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Certain Stars appear to stay still in the night time sky... time-lapse

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posted on Sep, 6 2015 @ 12:05 AM
Been taking nighttime time-lapse videos with the gopro, and tonight after reviewing my video i just posted on youtube, some stars appear to stand still with the earth, as the other stars move through the sky... are they gps sats? just curious, cause i never noticed it before??

posted on Sep, 6 2015 @ 12:15 AM
You have to look a bit, but its mostly center screen and right corner after the clouds get out of view... wiped my screen cause i thought it was dust or something>> but its not.. its in the video.. kinda puzzled here

posted on Sep, 6 2015 @ 12:34 AM
Could be a few stationary satellites up there and I did see something that looked like dust on the lens.

Nothing major though. Strange that I did not see any of the satellites moving during that video. The ones for GPS move.

posted on Sep, 6 2015 @ 12:58 AM
The one I saw in the video was flickering so obviously not dust. Very interesting capture. Be interesting to see what other more experienced users have to say about this. Great post!

posted on Sep, 6 2015 @ 05:05 AM
I will share a prophecy I read the other day about Nostradamus who spoke of the earth losing its natural motion for a time and then becoming stable and firm once the constalations were in motion again.sounds like a pole shift.

posted on Sep, 6 2015 @ 05:16 AM
a reply to: steve95988

That's a sweet video man, well played

Gilmour's lawyers will be issuing a takedown notice as we speak : )

posted on Sep, 6 2015 @ 08:25 AM
If there are any planets out they do move at a different speeds compared to the background stars. They can be found taking a similar path as the sun as its moves through the sky.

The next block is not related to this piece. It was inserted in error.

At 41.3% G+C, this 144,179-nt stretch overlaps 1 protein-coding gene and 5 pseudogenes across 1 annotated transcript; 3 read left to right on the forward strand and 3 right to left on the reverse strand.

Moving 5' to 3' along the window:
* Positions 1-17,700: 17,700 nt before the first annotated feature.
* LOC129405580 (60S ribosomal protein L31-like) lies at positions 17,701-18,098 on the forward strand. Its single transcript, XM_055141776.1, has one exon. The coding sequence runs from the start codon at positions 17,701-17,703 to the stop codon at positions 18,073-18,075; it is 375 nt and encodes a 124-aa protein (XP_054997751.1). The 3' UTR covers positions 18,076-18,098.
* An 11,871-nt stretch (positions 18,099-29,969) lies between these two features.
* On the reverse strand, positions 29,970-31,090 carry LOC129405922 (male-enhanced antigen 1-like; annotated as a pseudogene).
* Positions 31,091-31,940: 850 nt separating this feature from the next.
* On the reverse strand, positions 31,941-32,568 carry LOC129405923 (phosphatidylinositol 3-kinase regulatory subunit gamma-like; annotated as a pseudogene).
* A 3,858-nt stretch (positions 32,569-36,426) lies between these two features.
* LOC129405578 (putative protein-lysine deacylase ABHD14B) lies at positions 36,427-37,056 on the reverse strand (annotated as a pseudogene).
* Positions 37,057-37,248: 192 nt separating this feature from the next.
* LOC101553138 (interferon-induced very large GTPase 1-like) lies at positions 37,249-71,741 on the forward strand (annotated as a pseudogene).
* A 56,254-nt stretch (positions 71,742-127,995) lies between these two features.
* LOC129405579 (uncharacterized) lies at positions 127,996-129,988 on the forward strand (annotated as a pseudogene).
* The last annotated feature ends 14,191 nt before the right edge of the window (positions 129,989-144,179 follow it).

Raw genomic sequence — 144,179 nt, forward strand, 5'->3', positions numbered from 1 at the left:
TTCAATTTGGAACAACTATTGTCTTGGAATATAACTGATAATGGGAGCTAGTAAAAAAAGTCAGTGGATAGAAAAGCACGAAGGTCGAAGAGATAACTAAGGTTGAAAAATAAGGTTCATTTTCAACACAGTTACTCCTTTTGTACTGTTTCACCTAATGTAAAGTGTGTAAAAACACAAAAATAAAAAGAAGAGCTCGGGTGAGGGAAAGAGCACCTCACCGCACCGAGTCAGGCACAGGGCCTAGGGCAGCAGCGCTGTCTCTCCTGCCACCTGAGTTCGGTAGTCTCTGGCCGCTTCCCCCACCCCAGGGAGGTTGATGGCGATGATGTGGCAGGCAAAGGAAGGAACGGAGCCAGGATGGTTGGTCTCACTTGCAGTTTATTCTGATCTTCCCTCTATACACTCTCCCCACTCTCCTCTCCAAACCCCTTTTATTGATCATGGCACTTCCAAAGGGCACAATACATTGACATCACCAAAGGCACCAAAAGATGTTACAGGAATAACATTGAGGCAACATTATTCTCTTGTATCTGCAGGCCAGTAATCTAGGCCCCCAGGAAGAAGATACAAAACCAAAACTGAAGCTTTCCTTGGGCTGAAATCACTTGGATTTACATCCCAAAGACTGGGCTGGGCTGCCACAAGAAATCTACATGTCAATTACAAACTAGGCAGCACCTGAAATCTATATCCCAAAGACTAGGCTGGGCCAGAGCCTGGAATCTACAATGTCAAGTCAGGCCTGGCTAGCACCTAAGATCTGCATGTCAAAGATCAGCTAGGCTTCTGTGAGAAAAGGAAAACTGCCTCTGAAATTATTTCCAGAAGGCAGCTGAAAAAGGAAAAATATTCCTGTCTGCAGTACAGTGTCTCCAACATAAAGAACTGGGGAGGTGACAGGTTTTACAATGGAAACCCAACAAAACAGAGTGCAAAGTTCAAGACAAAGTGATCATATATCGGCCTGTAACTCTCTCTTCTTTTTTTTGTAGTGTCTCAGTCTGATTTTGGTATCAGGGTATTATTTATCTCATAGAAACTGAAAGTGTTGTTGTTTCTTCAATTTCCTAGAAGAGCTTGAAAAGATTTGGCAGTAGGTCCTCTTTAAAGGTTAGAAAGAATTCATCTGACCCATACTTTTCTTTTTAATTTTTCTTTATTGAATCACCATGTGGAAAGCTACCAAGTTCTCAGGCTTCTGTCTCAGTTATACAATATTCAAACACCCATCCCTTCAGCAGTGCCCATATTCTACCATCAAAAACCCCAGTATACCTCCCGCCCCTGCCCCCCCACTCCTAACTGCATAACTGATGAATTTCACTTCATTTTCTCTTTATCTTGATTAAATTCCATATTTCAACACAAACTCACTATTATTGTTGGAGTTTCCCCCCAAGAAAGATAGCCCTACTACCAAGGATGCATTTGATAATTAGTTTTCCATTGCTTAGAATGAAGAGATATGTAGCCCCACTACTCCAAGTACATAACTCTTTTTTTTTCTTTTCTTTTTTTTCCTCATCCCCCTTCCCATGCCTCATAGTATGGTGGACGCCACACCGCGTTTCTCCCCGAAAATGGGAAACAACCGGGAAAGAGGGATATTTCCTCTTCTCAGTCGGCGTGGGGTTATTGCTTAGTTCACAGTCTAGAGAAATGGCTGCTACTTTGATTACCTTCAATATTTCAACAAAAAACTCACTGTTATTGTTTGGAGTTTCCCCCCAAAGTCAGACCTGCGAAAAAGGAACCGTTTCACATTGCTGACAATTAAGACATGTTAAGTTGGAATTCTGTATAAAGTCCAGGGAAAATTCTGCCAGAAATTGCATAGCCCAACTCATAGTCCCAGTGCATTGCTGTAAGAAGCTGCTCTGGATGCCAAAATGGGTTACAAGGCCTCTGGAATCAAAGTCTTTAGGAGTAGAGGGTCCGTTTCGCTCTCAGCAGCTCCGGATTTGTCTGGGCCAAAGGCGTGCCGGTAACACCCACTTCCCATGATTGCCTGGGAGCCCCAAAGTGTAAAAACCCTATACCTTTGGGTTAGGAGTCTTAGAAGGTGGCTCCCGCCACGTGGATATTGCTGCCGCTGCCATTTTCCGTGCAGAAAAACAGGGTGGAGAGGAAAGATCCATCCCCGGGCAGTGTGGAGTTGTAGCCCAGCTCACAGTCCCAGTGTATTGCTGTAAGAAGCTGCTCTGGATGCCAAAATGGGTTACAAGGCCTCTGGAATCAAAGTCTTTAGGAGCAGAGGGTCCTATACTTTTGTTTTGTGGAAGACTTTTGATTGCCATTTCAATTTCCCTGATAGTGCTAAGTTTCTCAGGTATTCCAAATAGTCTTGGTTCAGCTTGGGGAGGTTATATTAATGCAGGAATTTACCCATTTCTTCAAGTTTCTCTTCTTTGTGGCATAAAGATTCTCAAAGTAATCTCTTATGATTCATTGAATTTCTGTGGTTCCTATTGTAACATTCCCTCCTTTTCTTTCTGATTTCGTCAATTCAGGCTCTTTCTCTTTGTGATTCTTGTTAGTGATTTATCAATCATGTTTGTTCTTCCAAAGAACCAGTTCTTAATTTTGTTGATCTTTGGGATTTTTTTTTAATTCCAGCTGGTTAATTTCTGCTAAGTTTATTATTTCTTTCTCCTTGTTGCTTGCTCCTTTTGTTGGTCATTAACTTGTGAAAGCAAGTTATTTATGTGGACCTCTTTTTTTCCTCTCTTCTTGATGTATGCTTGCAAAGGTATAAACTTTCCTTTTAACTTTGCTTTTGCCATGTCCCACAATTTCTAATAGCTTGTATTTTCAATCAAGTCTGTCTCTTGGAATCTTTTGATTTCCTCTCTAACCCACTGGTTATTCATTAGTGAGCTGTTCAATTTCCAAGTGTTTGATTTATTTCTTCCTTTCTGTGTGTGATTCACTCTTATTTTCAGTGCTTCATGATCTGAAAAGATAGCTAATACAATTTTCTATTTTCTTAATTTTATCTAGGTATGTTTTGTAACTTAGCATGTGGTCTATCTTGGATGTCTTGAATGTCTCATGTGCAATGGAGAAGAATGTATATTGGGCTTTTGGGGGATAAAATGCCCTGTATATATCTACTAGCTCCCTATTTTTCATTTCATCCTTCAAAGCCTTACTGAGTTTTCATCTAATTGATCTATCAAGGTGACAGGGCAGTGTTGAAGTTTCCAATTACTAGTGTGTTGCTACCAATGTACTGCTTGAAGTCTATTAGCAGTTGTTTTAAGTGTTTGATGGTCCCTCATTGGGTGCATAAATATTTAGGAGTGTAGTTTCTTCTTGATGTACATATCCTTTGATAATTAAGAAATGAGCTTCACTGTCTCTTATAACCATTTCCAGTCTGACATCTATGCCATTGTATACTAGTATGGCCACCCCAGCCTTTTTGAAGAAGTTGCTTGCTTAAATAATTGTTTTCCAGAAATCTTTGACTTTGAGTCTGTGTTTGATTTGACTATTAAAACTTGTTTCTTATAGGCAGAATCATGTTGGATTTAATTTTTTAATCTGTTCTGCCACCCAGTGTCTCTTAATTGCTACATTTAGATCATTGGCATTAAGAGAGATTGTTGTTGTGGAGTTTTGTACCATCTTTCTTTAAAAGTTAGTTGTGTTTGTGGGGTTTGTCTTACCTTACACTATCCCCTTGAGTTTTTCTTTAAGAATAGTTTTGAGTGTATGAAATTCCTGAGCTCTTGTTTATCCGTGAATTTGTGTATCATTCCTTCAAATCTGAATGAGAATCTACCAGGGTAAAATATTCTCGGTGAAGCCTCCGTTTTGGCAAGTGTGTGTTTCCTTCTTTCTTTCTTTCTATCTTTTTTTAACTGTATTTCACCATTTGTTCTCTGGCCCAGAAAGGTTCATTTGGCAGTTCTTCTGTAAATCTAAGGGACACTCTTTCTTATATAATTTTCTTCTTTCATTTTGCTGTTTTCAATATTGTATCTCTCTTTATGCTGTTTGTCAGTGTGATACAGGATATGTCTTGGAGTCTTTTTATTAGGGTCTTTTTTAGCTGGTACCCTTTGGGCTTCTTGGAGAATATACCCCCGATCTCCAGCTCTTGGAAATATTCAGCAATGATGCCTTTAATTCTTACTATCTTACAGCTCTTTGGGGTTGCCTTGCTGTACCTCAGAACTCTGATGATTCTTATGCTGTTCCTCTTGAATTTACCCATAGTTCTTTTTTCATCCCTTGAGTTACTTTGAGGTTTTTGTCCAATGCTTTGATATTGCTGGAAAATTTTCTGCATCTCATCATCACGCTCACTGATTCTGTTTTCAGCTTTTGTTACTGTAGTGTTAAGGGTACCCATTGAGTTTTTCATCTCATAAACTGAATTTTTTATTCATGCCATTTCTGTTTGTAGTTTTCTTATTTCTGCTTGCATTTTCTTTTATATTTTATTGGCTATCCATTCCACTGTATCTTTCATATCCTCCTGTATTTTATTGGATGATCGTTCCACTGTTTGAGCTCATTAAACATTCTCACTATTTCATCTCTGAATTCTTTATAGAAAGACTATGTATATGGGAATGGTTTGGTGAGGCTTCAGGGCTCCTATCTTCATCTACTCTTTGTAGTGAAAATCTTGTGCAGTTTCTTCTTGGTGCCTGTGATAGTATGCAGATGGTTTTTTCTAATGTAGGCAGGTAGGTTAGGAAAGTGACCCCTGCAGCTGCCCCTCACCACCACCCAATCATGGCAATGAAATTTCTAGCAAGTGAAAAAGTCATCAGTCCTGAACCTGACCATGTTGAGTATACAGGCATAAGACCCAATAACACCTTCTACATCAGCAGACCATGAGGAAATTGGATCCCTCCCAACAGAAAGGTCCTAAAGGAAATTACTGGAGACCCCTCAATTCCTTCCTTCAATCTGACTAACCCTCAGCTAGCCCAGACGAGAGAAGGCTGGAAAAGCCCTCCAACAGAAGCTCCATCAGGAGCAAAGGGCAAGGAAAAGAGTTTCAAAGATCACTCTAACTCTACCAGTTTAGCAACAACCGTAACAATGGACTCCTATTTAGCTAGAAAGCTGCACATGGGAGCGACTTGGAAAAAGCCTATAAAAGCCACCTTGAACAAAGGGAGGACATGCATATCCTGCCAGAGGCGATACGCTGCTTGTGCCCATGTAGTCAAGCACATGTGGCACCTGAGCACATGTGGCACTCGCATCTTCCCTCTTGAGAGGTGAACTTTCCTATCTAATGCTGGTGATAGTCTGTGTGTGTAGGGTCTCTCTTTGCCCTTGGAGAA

When it comes to finding satellites I have found the first half hour after sun set or before sun rise as the best time to find them. I put this down to the satellite is still being in the direct path of the sun while we are not. There are a lot of them out there in different orbits. Low earth orbits move very fast compared to the stars while geostationary orbits will stay still and not move as the stars do.

posted on Sep, 6 2015 @ 09:20 AM
OP, I would suggest you look into hot pixels. You can test for them and map their location by doing a dark field exposure in a blacked out room. You can compensate for them with editing software as well.

kwakakev, I suggest you learn more about planet orbital dynamics/amateur astronomy before offering technical advice on the subject.

posted on Sep, 6 2015 @ 10:58 AM
That was a pretty cool video man.

Thanks for sharing, I needed that.

As for the stationary objects, I've no idea.

posted on Sep, 6 2015 @ 11:05 AM
I watched it two times without seeing anything standing still on the sky, it would be nice if someone could screenshot and mark the objects in questions?

posted on Sep, 6 2015 @ 02:58 PM
a reply to: piney



Thinking helps.

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